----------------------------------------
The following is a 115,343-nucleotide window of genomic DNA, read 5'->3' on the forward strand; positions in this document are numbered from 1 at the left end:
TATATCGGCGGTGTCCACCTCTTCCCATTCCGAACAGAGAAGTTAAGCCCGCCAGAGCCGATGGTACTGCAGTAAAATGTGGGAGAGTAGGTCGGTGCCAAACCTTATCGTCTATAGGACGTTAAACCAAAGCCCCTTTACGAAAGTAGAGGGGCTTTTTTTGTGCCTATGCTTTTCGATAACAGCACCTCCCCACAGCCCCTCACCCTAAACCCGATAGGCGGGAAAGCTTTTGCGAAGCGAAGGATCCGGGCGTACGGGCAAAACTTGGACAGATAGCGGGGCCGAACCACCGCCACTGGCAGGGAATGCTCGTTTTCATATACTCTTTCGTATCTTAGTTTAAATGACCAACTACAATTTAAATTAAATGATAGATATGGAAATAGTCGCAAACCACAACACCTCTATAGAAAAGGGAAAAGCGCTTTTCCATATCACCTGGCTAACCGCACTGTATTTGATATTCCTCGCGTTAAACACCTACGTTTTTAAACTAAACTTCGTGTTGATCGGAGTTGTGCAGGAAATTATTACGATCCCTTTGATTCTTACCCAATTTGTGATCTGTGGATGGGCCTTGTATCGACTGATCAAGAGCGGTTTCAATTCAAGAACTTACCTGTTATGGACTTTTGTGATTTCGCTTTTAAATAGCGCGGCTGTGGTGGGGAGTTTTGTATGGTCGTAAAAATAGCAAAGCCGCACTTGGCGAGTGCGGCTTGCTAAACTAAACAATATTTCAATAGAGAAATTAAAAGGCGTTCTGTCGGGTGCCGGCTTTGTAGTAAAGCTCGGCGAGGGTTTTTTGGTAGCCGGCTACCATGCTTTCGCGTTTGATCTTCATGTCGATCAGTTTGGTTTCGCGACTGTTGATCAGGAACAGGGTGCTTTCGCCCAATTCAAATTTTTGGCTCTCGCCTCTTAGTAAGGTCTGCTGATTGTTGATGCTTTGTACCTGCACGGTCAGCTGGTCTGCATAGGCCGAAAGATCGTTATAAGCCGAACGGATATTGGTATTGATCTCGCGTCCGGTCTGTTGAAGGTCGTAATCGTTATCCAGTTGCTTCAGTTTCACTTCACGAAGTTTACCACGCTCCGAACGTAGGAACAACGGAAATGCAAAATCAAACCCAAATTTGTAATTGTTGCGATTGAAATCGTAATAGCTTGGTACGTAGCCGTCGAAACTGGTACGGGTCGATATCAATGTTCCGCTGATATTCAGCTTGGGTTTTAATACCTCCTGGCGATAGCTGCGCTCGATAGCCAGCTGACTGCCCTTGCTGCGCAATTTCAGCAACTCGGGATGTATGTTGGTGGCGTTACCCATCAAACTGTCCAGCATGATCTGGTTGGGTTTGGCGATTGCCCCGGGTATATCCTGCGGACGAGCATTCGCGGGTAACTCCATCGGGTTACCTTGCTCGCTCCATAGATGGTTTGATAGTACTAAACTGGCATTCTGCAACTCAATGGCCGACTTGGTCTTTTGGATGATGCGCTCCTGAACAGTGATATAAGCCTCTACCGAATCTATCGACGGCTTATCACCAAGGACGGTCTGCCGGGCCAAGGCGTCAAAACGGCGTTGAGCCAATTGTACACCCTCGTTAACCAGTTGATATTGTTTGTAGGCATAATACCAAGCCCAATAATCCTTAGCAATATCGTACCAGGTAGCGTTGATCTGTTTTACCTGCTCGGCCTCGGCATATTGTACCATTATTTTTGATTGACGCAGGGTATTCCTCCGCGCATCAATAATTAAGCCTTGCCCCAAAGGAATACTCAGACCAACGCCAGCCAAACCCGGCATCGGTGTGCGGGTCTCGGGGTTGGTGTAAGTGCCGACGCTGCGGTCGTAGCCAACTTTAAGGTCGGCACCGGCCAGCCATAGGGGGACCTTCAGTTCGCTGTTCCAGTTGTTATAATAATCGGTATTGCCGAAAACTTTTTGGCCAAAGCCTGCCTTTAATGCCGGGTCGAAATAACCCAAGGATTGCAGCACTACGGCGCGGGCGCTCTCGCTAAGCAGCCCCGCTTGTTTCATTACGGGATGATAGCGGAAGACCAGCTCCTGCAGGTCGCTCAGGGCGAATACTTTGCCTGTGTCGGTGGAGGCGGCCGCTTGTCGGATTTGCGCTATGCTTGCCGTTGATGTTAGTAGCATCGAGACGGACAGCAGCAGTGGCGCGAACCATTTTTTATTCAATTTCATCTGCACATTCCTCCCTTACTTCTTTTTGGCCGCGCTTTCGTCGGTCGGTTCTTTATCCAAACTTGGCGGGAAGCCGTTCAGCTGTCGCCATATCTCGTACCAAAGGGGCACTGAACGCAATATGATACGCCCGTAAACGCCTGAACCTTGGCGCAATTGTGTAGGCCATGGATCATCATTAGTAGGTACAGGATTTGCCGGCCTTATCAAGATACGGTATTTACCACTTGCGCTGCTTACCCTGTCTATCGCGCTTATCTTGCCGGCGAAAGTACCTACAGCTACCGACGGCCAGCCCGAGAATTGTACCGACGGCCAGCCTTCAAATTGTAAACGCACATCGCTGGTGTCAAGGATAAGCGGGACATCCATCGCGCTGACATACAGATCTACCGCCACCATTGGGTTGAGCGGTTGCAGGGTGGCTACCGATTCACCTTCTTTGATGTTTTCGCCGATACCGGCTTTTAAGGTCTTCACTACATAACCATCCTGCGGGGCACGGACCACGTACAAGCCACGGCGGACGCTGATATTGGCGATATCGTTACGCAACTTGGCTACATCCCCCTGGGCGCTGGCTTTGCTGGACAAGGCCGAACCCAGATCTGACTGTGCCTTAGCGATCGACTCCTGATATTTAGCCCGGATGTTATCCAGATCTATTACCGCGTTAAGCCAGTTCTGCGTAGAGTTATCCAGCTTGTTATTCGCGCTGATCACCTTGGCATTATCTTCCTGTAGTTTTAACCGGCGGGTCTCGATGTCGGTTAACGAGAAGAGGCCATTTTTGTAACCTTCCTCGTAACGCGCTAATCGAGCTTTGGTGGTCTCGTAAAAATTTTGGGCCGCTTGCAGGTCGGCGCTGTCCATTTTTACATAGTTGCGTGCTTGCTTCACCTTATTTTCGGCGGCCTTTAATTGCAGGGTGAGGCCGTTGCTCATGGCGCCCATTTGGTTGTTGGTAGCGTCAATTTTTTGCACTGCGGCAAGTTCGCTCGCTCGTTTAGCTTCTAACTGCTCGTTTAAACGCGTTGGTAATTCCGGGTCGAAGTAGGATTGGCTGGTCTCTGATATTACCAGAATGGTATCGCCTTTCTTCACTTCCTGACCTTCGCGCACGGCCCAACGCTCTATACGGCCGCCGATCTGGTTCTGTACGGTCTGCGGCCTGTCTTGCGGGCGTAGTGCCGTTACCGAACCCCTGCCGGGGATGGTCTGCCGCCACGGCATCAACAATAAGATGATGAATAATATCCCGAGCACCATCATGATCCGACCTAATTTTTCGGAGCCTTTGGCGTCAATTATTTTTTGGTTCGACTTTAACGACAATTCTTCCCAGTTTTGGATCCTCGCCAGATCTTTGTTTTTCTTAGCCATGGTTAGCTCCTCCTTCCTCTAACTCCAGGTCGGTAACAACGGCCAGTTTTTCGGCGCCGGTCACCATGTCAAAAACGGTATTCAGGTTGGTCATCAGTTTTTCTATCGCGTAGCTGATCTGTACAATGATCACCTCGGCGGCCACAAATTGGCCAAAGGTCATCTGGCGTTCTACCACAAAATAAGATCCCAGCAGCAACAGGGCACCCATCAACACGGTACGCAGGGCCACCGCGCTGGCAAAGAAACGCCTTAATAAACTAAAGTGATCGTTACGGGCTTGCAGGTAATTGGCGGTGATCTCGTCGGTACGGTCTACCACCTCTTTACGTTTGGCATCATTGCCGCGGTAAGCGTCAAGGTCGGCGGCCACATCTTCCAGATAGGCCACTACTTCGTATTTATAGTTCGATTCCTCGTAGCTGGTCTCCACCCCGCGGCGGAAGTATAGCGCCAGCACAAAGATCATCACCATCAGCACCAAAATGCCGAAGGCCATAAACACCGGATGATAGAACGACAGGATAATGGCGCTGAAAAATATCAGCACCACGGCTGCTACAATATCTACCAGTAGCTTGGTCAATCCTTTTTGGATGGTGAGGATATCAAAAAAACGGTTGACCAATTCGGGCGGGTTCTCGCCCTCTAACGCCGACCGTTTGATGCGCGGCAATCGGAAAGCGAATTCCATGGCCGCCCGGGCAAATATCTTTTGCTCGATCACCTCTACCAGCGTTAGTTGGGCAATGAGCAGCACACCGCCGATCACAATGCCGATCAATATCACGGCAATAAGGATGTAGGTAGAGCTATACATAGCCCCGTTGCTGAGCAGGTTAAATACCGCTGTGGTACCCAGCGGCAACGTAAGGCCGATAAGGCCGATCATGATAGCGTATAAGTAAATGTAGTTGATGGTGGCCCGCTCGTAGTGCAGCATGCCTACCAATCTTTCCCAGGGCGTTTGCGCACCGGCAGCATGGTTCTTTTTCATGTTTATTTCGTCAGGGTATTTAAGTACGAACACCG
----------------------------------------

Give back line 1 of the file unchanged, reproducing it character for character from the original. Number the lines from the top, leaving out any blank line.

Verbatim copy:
The following is a 115,343-nucleotide window of genomic DNA, read 5'->3' on the forward strand; positions in this document are numbered from 1 at the left end: